And not all consumers will benefit from rate review, even if their state does have the authority to approve insurance companies' premium increases before they take effect. The reviews apply only to individual and small-group insurance plans, but not large employers, meaning that the procedure will have the greatest effect on a relative minority of consumers, says Gary Claxton, vice president of the Kaiser Family Foundation. Premiums for employer-sponsored family health plans rose 4% this year, according to a Kaiser survey released Tuesday, a fairly modest increase beyond the scope of rate reviews, Claxton says.
Still, consumer advocates say employees in the larger plans tend to get better rates anyway and therefore don't need as much protection. "Individuals and small groups don't really have any clout with insurance companies," Claxton says.
Reigning in proposed increases in smaller plans could also keep the larger plans' premiums in check, say experts, because the carriers would likely use the same formula for both types of plans, with the bigger group still getting a better rate.
But if regulators use rate review to crack down on insurance companies' increases to the point where those carriers have trouble competing, the process could backfire by forcing some companies to leave the market, and reduced competition could lead to higher rates, says Brent Fulton, a professor of health economics and policy at the University of California at Berkeley. The companies might also attempt to make up the costs in ways that could affect consumers, such as reducing their customer service spending.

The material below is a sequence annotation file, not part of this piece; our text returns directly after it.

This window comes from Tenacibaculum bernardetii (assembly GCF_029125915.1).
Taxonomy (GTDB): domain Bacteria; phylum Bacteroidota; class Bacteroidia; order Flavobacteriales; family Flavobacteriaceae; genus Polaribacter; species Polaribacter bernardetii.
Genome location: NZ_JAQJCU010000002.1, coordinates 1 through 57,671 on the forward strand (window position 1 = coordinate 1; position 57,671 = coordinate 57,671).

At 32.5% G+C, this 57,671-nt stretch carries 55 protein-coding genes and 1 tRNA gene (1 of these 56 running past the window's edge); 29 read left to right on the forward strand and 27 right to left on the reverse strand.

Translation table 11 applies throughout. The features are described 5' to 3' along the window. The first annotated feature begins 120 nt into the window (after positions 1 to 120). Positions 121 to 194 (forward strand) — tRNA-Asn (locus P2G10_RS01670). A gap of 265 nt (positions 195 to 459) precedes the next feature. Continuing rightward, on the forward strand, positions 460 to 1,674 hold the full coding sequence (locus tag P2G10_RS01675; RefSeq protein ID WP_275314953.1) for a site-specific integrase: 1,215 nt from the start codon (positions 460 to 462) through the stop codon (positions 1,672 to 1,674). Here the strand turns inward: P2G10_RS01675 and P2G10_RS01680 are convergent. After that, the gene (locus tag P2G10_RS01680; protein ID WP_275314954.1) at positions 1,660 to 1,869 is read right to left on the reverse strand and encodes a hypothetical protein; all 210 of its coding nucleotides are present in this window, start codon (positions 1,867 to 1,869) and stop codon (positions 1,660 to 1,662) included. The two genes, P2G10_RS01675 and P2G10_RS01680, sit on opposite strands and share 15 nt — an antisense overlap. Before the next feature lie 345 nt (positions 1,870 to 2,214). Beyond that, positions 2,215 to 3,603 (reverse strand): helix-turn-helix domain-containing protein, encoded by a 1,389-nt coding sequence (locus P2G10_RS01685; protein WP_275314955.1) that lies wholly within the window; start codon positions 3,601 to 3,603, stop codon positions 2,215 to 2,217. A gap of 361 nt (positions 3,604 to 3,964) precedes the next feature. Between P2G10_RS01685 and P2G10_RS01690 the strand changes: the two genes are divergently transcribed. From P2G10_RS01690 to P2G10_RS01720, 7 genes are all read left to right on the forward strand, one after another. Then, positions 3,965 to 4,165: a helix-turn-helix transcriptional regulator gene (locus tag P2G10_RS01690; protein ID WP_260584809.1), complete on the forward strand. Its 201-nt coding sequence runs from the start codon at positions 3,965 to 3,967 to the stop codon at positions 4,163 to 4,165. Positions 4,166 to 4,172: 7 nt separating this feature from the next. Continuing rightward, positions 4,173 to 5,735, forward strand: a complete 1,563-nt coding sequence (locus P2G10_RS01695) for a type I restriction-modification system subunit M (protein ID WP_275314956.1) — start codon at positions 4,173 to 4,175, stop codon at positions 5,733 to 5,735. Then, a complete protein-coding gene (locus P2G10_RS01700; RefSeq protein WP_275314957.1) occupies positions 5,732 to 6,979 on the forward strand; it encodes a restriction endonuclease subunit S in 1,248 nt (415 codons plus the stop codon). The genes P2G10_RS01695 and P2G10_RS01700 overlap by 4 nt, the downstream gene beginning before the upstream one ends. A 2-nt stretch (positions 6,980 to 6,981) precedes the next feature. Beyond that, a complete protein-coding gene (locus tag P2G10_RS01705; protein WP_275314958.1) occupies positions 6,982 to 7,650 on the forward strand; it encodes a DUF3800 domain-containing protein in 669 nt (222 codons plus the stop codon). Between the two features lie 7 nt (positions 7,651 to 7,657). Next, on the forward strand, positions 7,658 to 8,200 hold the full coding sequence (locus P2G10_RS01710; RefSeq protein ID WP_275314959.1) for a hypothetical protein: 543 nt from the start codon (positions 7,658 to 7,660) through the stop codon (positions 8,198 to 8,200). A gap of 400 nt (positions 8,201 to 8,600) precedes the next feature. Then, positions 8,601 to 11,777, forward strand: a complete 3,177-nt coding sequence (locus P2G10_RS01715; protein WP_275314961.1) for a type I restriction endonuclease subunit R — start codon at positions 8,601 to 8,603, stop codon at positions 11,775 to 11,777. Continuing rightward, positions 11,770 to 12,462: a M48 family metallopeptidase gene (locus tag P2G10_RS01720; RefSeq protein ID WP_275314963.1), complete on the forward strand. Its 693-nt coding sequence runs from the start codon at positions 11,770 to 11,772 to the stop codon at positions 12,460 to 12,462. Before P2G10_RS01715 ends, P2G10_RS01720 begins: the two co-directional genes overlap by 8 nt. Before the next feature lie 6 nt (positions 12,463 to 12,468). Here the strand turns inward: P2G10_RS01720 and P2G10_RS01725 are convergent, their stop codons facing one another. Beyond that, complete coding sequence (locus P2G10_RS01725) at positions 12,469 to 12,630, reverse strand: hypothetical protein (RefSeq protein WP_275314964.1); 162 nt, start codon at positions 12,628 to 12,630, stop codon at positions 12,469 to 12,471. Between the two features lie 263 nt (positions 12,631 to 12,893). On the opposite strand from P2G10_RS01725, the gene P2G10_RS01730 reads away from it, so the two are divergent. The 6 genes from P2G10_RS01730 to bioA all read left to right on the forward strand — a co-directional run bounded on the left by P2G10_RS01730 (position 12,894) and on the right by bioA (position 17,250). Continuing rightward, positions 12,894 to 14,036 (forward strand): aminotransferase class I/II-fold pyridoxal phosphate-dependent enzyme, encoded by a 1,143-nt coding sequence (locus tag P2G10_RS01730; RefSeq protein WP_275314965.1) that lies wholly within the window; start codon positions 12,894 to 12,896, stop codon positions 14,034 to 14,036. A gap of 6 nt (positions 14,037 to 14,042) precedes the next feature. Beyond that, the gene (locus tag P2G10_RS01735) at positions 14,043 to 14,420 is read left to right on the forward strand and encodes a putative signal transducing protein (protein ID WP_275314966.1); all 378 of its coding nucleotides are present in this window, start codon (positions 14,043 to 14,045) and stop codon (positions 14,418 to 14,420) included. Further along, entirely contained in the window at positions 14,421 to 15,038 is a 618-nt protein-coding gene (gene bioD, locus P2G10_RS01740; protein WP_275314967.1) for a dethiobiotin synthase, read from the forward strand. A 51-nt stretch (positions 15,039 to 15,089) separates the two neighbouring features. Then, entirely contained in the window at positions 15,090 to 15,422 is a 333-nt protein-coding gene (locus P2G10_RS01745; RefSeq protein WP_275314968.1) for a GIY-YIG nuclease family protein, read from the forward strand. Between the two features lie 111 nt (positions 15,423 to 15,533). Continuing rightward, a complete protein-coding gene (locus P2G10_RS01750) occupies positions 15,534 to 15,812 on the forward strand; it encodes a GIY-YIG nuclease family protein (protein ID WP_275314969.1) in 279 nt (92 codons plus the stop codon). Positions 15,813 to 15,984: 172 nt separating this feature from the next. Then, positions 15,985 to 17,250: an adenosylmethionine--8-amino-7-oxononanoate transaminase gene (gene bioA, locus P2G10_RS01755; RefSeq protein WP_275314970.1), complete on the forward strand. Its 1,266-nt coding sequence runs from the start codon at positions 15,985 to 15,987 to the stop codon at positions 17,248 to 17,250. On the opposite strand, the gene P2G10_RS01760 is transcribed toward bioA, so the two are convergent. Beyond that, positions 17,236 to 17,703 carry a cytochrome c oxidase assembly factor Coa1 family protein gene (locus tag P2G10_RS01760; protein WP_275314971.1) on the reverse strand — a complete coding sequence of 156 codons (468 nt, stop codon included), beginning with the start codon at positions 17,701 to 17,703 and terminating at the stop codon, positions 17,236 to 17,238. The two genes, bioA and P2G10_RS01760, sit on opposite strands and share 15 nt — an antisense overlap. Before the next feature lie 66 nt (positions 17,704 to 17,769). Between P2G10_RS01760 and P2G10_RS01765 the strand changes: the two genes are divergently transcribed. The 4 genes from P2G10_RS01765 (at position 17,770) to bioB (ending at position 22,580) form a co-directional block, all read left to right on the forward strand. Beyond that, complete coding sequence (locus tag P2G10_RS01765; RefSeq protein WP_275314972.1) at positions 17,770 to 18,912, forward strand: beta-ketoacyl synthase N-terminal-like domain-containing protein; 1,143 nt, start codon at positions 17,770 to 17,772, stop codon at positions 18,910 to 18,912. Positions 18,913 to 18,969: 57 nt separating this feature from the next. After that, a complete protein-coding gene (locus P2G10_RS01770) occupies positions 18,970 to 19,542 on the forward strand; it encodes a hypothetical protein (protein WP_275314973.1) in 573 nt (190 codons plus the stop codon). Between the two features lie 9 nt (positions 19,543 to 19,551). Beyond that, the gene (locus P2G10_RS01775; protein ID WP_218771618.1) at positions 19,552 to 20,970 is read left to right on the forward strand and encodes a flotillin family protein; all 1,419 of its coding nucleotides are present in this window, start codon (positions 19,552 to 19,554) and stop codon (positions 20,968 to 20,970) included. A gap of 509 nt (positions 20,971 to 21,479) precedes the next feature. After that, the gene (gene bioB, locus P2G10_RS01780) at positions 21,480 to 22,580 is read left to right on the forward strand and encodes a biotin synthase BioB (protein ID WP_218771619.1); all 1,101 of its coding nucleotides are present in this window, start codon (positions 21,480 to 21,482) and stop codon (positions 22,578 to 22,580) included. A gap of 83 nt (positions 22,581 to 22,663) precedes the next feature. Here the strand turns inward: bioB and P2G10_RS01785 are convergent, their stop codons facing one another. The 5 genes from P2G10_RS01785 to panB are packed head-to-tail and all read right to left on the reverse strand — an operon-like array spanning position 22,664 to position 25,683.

State laws are just one example of how the implementation of rate review varies dramatically across the country. Experts say the effectiveness of the procedures can also depend on how state insurance offices choose to use their authority (some states, such as Iowa, hold hearings to receive consumer input), the sympathies of the insurance commissioner, politics and election cycles, as well as the dominance of the big insurance players in certain regions. "Do they mxercise that market power and raise rates above an economic fair profit? It's probably the case in some areas that they do," says Fulton.
While insurance commissioners say no insurance company or type of carrier is more likely to ask for unreasonable increases than another, some states seem to be more lenient about increases than others. Iowa's insurance Commissioner Susan Voss, for example, says she rejects about half of rate proposals, while Massachusetts' commissioner Joseph Murphy approved 80% of proposed rates last quarter, though rejected 90% in 2010.
And even though rate review is a process completed by actuaries, experts say there is a surprising amount of wiggle room involved, with insurance companies able to bargain about how they forecast their future costs to justify increases. California's insurance commissioner Jones says his office has "significant disagreements with companies about their predictions of medical trends," and that it often finds that the insurers are overstating projections of medical inflation and how much patients will use health-care services.
Some insurance commissioners admit to feeling political pressure from legislatures and executive branch officials to keep insurance rates low. The review process can be subjective, says Voss: "It's not fun when you're a regulator to have people very critical that if you approve a rate that it's going to harm people."